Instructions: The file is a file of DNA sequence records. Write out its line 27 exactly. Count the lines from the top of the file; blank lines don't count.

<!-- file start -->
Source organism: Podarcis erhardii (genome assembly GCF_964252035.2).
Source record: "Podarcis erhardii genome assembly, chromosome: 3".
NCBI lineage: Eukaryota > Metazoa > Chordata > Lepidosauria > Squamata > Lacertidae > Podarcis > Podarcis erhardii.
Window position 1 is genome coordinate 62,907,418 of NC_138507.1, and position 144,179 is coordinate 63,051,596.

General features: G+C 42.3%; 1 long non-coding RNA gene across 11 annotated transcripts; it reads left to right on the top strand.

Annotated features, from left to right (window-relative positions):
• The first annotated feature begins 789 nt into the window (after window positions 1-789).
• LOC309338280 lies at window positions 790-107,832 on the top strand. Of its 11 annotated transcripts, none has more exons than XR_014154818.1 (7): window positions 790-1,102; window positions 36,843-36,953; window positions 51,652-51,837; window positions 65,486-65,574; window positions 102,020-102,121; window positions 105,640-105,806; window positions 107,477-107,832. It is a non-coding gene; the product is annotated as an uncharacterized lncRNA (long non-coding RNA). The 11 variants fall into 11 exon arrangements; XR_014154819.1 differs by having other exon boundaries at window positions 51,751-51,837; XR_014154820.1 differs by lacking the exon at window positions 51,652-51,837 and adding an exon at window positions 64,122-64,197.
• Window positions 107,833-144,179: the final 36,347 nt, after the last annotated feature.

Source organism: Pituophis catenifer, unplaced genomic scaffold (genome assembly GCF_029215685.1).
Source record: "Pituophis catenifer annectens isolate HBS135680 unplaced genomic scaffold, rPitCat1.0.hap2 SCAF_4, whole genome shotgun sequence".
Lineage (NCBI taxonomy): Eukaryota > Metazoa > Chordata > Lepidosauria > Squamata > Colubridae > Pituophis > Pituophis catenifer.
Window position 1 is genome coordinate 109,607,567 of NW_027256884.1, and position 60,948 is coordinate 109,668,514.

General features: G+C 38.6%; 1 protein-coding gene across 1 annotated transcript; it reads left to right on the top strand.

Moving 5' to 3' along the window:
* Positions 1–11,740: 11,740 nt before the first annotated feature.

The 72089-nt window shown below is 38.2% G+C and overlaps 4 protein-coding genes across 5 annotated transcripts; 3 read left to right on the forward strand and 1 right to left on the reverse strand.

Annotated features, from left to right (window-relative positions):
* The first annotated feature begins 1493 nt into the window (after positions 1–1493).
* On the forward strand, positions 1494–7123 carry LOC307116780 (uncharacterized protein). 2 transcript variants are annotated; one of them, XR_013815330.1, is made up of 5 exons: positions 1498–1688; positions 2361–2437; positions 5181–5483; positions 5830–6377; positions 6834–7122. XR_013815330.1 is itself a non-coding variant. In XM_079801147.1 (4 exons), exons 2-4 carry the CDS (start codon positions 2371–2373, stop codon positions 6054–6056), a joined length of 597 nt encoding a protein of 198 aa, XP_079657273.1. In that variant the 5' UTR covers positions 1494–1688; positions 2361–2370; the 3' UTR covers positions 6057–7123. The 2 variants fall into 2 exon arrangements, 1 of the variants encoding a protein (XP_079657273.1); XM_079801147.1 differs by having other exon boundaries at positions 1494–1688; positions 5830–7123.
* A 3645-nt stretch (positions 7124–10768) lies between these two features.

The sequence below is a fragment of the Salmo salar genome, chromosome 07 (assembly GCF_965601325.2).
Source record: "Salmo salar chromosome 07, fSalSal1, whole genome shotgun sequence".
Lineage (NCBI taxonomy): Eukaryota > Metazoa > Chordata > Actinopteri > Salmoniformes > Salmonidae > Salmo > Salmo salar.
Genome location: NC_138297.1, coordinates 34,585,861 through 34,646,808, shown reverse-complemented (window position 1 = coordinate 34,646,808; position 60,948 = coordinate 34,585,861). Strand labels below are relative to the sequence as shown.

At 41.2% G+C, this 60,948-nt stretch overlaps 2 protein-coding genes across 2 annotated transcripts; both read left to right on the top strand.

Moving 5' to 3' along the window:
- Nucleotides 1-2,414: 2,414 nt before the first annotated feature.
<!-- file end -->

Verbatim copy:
Moving 5' to 3' along the window: